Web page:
Beautiful Trouble Goes to School

By Jeremy Varon, Professor of History, The New School

In the spring of 2021, I taught a college seminar, “The Utopian Imagination,” in which Beautiful Trouble (BT) played a vital role. Below is a short memo explaining how the class used and was inspired by BT. I offer it as an example of how BT can enrich education and with the hope that other educators bring BT into their classrooms and their lives.

Beautiful Trouble in Hard Times

The class of twenty students was held on Zoom, roughly a year into the pandemic and in the wake of the January 6 insurrection. Like students everywhere, the class was exhausted from isolation, the sickness and death around them, political rancor, and racist, authoritarian threats to democracy.  Many confessed that they took the class because they wanted some positivity in their lives — to learn how to build a better world, not just criticize or feel overwhelmed by the world that exists. Beautiful Trouble, with its focus on joyful, creative resistance, beautifully met this emotional need of the class, not just its intellectual interests.

How Beautiful Trouble Fit In

A premise of the class was that Utopia is not some abstract, unattainable state of perfection. Rather, we have access to Utopia in the here and now through experiences — however fleeting — of radical freedom, justice, and equality that may prefigure a liberated society to come. Creating Utopia means confronting injustice in a way that celebrates diversity, solidarity, and the moral imagination.  The class got a taste of this way of thinking by reading early on an excellent essay by BT co-founder Andrew Boyd, “Don’t Wait for the Revolution — Live It!”  So too, we read Dream: Re-imagining Progressive Politics in an Age of Fantasy by BT contributor Steve Duncombe. It makes a deep case for the value of creative, direct action — dubbed “the ethical spectacle” — as a means making social change. These readings set us up for a lengthy unit on BT that closed out the class.

Getting Into Beautiful Trouble

I first asked the students to peruse the BT website on their own, clicking around to get a sense of its mission, spirit, and design. I then gave the following assignment, which required short, written replies.  It was as follows:

  • Read 15 to 20 of the Beautiful Trouble “Stories” (I recommend a handful myself, highlighting  those from the Global South and ones that were particularly inventive)

  • Identify two that seem to you especially moving, clever, or effective, and be prepared to discuss why you liked them in class

  • Identify an issue in the world (e.g. global warming, mass incarceration, LGBTQI+ rights, etc.) about which you are especially passionate

  • Answer this question: Would you like to make Beautiful Trouble?

I also showed videos of real-world, creative protests in the style of Beautiful Trouble to make it, as a mode of action, seem vivid to the class.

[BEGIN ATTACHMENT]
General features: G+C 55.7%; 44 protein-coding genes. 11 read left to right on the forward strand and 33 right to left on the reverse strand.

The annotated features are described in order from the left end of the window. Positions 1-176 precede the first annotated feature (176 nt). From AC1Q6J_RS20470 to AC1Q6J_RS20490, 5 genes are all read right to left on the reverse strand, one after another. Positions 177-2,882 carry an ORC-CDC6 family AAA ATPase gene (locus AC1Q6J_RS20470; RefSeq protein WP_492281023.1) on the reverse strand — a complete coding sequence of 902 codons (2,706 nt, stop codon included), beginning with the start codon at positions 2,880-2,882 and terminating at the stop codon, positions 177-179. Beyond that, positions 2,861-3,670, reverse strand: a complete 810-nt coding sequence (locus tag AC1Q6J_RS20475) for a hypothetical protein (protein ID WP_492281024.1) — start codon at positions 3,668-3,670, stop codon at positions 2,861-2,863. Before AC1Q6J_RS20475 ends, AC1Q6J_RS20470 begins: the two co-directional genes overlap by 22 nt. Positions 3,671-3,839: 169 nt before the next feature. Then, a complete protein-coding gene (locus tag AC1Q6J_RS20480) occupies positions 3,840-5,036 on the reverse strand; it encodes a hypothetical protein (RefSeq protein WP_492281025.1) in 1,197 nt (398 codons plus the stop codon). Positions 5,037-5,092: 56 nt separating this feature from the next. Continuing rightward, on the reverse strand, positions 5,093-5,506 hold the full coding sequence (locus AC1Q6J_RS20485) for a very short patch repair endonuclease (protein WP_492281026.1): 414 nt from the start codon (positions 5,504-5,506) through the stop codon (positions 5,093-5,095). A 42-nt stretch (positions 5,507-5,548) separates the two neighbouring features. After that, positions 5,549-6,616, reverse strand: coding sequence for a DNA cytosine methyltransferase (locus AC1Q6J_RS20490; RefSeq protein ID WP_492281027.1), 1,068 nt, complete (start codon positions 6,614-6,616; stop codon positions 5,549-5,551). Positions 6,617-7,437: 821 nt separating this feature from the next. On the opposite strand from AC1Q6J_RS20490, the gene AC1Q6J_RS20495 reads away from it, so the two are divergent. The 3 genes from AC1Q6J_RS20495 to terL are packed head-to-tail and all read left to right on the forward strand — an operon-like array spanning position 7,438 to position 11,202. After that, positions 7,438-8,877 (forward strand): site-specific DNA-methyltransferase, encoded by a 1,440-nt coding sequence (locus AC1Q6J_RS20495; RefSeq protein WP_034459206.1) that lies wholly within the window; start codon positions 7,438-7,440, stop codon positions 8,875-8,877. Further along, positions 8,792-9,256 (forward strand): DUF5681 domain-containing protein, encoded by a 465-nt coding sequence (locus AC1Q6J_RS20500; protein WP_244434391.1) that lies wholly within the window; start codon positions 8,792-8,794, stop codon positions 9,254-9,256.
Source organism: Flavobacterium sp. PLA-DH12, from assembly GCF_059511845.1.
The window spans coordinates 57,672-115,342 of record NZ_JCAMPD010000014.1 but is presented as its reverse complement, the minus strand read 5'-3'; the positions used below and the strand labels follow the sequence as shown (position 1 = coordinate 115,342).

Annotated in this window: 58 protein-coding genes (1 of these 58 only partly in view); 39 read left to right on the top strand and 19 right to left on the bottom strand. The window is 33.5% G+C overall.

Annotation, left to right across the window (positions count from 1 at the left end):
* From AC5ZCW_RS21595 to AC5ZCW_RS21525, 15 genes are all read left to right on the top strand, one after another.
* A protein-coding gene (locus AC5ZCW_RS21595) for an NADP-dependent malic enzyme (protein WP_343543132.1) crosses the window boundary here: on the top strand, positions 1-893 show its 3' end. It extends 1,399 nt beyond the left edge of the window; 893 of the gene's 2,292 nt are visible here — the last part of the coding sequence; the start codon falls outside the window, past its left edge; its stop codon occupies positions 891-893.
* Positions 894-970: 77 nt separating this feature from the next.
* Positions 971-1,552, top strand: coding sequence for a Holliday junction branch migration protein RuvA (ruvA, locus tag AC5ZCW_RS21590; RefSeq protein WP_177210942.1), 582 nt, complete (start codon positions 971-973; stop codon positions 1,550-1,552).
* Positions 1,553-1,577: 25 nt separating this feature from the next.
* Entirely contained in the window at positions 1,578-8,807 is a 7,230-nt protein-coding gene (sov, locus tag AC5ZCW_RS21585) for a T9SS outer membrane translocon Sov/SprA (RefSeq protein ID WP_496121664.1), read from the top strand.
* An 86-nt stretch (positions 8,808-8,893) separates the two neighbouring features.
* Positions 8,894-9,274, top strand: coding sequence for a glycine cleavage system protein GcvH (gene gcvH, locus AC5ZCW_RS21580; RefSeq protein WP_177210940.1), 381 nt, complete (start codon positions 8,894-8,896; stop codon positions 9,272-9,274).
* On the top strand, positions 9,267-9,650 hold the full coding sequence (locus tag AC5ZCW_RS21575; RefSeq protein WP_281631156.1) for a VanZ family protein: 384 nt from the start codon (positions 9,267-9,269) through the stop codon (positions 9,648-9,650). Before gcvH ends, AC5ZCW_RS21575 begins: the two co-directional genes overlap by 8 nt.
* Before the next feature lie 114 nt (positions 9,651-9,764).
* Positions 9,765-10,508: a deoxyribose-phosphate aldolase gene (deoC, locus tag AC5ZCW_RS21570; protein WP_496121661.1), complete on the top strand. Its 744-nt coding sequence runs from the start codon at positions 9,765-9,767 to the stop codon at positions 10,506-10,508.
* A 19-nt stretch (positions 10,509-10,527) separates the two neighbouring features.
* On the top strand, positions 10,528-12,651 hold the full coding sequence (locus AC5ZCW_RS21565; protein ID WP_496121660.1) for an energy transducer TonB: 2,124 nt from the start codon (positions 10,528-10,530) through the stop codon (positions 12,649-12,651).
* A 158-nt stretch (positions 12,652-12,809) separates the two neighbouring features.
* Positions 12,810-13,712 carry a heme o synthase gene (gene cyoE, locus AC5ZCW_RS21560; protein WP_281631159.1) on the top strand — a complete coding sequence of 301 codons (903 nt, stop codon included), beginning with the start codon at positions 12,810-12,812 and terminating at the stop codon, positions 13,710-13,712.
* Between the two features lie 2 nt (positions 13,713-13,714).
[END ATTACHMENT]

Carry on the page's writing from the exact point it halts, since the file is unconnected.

The assignment worked great. The Stories, I think, are the best way to learn what Beautiful Trouble is.  Discussing their favorites, the class articulated what to them made Beautiful Trouble powerful and exciting. Every student said they would want to make Beautiful Trouble. And by identifying issues important to them, the students set in motion the next work of the class. 

Imagining Beautiful Trouble 

The class was blessed to have two BT trainers — Rae Abileah and Katie Peyton Hofstadter — join us virtually to run a workshop on devising Beautiful Trouble actions. Importantly, I was able to fairly compensate them with university funds for their times and expertise.

As preparation, the three of us had a zoom meeting to discuss how best to structure the workshop.  We decided to cluster the students into five groups based on what issue areas they identified. In addition, we devised for each group a specific scenario. The Climate Change group, for example, was to imagine opposing a proposed pipeline; the Voting Rights group was organizing to combat voter suppression laws.

The workshop itself was fantastic. Rae and Katie each spoke about how they got involved with Beautiful Trouble and described campaigns that were especially meaningful to them. Katie stressed that being kind to one another is a crucial part of the collaborative protest, and itself a political virtue (several students, in their end-of-the-year evaluations, referenced the power of this message).  Rae and Katie then gave each group a “tactic” or “principle” to work with, and floated between breakout rooms as the groups took 30 minutes or so to develop Beautiful Trouble actions. The class ended with reports from each group on what they came up with, and quick feedback on their ideas.

Several of the groups’ ideas were indeed terrific — blueprints for campaigns and actions that, with some refinement, could be brought into the world.  All the students got a sense of both the power of Beautiful Trouble and the excitement of at least imagining it.  They left the class eager to be Beautiful Troublemakers. I have no doubt that some will participate in a new generation of creative acts of resistance and Utopian imagining.

Even with the limitations of the virtual format, the class showed how Beautiful Trouble could be brought into the classroom to animate the curriculum, energize the students, and help make a better world.

Jeremy Varon is a Professor of History at the New School for Social Research and Eugene Lang College in New York City, NY. View his Utopia course syllabus. 


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